Students who were successful in landing post-internship job offers looked at industries beyond the traditional MBA pipelines of finance and consulting, said Brostoff. Energy, health and life sciences, brand management, marketing, manufacturing, general management, and operations are among the industries and functions that career placement officials and students interviewed for this story said they see as the strongest. In addition, those who are willing to work overseas usually broaden their options, said Brostoff.
Aside from confidence and optimism, winning interns took initiative by doing more than their supervisors expected and anticipating the needs of the company without a lot of hand-holding, said Michael Christensen, a second-year student at Brigham Young University's Marriott School of Management (Marriott Full-Time MBA Profile), who received a job offer from internship employer Procter & Gamble (PG), in an interview.
In the future, leadership skills will make even more of a difference, said Jay Hart, a second-year student at Marriott.
"What will determine success will be your ability to demonstrate soft skills, leveraging relationships, communicating well, defining the scope of projects, dealing with ambiguity, and setting and meeting clear goals," said Hart, who secured a full-time offer from Bank of America (BAC), where he interned as part of the Human Resources Leadership Development Program.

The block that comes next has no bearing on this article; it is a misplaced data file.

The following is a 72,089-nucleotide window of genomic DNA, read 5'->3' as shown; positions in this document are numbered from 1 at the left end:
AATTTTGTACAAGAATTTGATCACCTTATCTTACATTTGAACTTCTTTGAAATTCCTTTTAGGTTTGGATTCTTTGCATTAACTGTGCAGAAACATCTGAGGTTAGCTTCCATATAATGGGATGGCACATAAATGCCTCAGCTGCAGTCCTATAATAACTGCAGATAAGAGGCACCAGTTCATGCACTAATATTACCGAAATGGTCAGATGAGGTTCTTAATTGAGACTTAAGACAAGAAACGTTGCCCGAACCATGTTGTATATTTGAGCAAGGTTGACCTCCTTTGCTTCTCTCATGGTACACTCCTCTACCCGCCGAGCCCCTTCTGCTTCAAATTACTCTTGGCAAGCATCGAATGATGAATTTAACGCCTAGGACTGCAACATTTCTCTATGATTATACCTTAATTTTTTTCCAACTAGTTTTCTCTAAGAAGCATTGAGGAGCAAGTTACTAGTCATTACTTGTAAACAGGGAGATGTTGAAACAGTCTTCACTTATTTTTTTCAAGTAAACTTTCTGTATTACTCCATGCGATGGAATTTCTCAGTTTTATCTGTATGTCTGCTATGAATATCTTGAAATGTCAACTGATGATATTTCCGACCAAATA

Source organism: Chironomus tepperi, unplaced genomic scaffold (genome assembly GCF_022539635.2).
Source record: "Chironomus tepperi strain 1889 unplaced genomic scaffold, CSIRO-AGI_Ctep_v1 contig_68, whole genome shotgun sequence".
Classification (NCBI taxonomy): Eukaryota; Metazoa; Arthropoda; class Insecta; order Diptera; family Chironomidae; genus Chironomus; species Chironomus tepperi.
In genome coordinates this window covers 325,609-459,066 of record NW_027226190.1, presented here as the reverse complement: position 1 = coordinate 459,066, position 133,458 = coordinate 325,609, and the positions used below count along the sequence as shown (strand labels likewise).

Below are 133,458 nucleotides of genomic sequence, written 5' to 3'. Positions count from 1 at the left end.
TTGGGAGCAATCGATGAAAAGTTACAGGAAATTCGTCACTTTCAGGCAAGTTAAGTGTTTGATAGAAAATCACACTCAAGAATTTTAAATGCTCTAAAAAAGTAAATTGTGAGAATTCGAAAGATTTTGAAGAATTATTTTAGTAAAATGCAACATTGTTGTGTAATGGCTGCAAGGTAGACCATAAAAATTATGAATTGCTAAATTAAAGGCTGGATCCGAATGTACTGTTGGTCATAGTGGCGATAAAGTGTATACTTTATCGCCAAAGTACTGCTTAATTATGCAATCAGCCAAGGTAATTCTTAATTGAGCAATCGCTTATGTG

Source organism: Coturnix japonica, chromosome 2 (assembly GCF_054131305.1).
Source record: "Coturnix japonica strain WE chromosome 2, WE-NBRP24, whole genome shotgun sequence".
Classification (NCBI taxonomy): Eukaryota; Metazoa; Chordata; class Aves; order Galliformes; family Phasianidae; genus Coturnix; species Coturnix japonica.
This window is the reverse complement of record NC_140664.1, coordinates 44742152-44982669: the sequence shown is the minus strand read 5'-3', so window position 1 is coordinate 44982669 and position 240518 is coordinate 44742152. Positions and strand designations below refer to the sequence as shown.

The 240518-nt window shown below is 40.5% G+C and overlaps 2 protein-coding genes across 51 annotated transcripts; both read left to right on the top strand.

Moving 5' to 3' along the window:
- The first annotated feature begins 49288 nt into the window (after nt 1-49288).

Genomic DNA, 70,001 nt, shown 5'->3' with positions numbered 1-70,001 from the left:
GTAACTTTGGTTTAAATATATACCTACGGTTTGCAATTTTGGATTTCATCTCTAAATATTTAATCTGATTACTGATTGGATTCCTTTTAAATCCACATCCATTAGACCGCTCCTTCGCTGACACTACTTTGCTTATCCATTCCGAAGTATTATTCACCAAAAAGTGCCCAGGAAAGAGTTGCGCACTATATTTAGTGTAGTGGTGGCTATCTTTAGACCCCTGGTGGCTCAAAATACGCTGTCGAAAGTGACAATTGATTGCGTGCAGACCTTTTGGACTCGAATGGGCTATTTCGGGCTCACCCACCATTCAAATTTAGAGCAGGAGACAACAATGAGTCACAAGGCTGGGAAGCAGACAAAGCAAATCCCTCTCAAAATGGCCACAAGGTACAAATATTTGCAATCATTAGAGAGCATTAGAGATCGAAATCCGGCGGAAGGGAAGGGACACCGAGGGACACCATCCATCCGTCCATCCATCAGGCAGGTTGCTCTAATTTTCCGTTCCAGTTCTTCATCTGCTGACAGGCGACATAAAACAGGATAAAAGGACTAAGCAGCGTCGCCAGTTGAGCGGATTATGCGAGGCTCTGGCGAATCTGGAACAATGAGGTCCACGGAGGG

The arrogance long associated with MBAs is no longer tolerable, if it ever was, said Christian Polman, a second-year student at the Cornell University Johnson School (Johnson Full-Time MBA Profile), in an interview.
Polman attributes the job offer he received from his internship employer, Bain & Co. in London, to the humility he showed on the job. "Many MBAs come in believing that because they've been doing CEO thinking for a year, they can do anything, but that's not the reality of the workplace. MBAs are still pretty junior."
While Polman said the next year will be brighter than the last for MBAs, he will not attempt to predict the future.
"There's still uncertainty in the economy," he said. "There's still a big question mark."